The recent dramatic declines in equity markets worldwide are a response to the interaction of two factors: economic fundamentals and policy responses – or, rather, the lack of policy responses.
First, the fundamentals. Economic growth rates in the United States and Europe are low, well below even recent expectations. This has hit equity valuations hard and both economies are at risk of a major downturn.
A slowdown in one is bound to produce a slowdown in the other – and in the major emerging economies, which could previously sustain high growth despite sluggish performance in the advanced economies. Their resilience will not extend to double-dip recessions; they cannot offset sharp falls in advanced-country demand by themselves.
America’s domestic demand shortfall reflects rising savings, balance-sheet damage in the household sector, unemployment and fiscal distress. As a result, the large non-tradable sector and the domestic-demand portion of the tradable sector cannot serve as engines of growth and employment. That leaves exports – goods and services sold to global growth regions, mostly the emerging economies – to carry the load. And strengthening the U.S. export sector requires overcoming significant structural and competitive barriers.
This is a correlated growth slowdown across most advanced countries, and across all of the systemically important parts of the global economy, possibly including the emerging economies. Declining equity values will further weaken aggregate demand and growth. Hence the rising risk of a major downturn. Combined, these factors should produce a correction in asset prices that brings them into line with revised expectations of the global economy’s medium-term prospects.
But the situation is more foreboding than a major correction. Even as expectations adjust, there is a growing loss of investor confidence in the official policy responses of Europe and the United States, and to a lesser extent the emerging economies. It is unclear whether officials have the capacity to identify the critical issues and the political will to address them.
In Europe, risks spreads are rising on Italian and Spanish sovereign debt. Combined with their low and declining GDP growth prospects, their debt burdens are becoming sufficiently onerous to raise questions about whether they can stabilize the situation and restore growth on their own.
Italy and Spain expose the full extent of Europe’s vulnerability. Like fellow euro members Greece, Ireland and Portugal, they are denied devaluation and inflation as policy tools. But the declining value of their sovereign debt – and the size of that debt relative to that of Europe’s smaller distressed countries – implies much greater erosion of banks’ capital base, raising the additional risk of liquidity problems and further economic damage.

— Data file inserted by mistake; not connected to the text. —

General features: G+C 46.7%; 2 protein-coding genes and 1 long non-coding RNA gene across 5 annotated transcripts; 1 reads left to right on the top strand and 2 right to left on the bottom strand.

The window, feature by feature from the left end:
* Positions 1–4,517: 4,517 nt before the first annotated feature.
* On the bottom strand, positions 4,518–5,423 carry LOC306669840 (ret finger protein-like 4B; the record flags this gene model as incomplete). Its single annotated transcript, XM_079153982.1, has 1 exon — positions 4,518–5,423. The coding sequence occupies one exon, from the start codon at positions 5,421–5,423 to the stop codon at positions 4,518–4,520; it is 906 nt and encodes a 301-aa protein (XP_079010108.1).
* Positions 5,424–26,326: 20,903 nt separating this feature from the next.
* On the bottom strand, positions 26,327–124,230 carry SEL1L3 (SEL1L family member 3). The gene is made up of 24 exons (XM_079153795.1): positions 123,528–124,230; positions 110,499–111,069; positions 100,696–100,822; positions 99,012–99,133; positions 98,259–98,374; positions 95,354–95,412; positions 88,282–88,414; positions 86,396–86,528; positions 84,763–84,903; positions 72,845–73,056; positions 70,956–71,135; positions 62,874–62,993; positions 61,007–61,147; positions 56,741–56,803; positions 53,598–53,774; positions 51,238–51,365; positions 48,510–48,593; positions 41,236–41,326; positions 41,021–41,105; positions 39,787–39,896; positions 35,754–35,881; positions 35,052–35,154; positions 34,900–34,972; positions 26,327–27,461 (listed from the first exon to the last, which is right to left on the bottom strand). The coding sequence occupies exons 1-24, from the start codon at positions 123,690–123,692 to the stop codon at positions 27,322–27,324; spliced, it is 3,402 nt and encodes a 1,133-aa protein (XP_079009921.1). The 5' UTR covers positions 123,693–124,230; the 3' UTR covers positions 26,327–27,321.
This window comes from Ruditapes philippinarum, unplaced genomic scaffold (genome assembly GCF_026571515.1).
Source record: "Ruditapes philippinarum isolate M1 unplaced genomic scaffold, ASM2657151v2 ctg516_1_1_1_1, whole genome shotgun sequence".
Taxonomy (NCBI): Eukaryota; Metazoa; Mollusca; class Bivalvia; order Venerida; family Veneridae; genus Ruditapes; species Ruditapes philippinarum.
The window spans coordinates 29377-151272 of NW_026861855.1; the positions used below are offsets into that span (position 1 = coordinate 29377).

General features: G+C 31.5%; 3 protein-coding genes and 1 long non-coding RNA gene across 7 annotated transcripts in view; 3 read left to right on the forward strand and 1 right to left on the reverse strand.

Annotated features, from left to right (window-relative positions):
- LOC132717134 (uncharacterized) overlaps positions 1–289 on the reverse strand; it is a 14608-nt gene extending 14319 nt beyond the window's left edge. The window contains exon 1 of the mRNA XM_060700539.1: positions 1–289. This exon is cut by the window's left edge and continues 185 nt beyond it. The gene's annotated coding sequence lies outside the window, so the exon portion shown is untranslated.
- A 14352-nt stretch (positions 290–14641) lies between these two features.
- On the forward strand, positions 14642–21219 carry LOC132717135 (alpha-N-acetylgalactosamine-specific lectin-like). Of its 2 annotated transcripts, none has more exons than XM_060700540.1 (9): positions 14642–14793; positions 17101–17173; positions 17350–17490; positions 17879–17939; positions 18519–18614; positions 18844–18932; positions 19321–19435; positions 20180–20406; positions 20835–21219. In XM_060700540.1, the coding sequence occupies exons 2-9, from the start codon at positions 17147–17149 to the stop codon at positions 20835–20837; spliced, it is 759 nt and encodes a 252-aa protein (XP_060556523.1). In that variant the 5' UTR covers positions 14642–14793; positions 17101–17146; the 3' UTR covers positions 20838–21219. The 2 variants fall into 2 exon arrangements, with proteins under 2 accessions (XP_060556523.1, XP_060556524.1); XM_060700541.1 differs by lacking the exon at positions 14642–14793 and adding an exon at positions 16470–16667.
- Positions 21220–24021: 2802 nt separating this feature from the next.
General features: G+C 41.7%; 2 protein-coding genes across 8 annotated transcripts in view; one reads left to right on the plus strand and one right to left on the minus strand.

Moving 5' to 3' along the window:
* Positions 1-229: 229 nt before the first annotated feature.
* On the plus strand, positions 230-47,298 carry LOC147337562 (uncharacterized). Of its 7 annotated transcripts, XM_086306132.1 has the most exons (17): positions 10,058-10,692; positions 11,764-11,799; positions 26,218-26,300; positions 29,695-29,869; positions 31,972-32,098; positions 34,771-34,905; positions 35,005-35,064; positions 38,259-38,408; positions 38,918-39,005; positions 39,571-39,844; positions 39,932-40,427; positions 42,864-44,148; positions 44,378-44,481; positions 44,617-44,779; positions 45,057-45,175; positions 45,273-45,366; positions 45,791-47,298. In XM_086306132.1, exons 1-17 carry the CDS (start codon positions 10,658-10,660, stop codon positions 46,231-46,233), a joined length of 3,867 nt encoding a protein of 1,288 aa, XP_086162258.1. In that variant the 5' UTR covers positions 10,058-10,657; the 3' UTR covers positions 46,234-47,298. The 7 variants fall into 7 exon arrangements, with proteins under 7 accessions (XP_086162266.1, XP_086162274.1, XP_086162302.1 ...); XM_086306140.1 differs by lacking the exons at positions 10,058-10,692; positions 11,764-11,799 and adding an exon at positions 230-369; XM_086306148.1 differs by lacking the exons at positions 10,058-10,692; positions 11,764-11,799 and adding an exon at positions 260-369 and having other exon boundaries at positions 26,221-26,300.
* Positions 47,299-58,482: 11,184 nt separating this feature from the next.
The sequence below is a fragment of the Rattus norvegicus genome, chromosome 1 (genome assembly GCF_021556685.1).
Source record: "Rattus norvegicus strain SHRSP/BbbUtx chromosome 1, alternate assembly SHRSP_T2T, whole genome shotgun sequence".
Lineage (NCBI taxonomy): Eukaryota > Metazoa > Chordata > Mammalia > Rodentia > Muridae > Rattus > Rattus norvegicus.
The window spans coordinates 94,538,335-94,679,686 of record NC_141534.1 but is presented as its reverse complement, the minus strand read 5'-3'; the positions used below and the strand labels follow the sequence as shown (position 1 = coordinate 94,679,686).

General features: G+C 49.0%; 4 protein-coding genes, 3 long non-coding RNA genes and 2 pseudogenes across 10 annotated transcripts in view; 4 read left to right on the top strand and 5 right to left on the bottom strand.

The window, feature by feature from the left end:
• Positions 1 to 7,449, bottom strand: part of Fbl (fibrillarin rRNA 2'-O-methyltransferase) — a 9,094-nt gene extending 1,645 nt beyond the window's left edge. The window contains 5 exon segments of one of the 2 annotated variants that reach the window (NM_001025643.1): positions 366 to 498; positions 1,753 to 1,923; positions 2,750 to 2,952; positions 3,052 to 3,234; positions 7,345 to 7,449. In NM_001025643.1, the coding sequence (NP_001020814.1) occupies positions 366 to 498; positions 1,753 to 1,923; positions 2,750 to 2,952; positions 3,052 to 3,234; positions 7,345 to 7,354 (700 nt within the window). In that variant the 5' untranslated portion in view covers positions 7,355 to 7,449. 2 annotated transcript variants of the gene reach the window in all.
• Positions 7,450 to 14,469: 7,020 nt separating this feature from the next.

Europe’s domestic policy focus has been to cut deficits, with scant attention to reforms or investments aimed at medium-term growth. There is not yet a complementary EU policy response designed to halt the vicious cycle of rising yields and growth impairment now faced by Italy and Spain.
Credible domestic and EU-wide policies are needed to stabilize the situation. Neither is forthcoming. Recent market volatility has been partly in response.
In the U.S. side, the integrity of sovereign debt was kept in question for too long. During those months of political dithering, U.S. treasuries became a riskier asset. Then, with the immediate default risk removed, money stormed out of risky assets into treasuries to wait out the economic bad news – feeble growth, employment stagnation, falling equity prices.
There is little in U.S. domestic policy debates to hint at a viable growth and employment strategy. In fairness, some believe cutting the budget is sufficient. But that is neither the majority view nor the view reflected by the markets.
The details may elude voters and some investors, but the policy focus isn’t on restoring medium- and long-term growth and employment. Indeed, there is profound uncertainty about whether and when these imperatives will move to the centre of the agenda.
In emerging economies, by contrast, inflation is a challenge, but the main risk to growth stems from advanced countries’ problems. Reforms and major structural changes are needed to sustain growth, and these could be postponed in a decelerating global economy.
The resetting of asset values in line with realistic growth prospects is probably not a bad outcome, although it will add to the demand shortfall in the short run. But uncertainty, lack of confidence and policy paralysis could easily cause value destruction to overshoot, inflicting extensive damage on all parts of the global economy.
Stability can return, but not until domestic policy in the advanced countries, together with international policy co-ordination, credibly shifts to restoring a pattern of inclusive growth, with fiscal stabilization carried out in a way that supports growth and employment.
In short, we confront two interacting problems: a global economy losing the struggle to restore growth and the absence of credible policy responses. Too many countries seem focused on political outcomes rather than economic performance. Markets are simply holding up a mirror to these flaws and risks.
Michael Spence, a Nobel laureate in economics, is professor of economics at New York University’s Stern School of Business.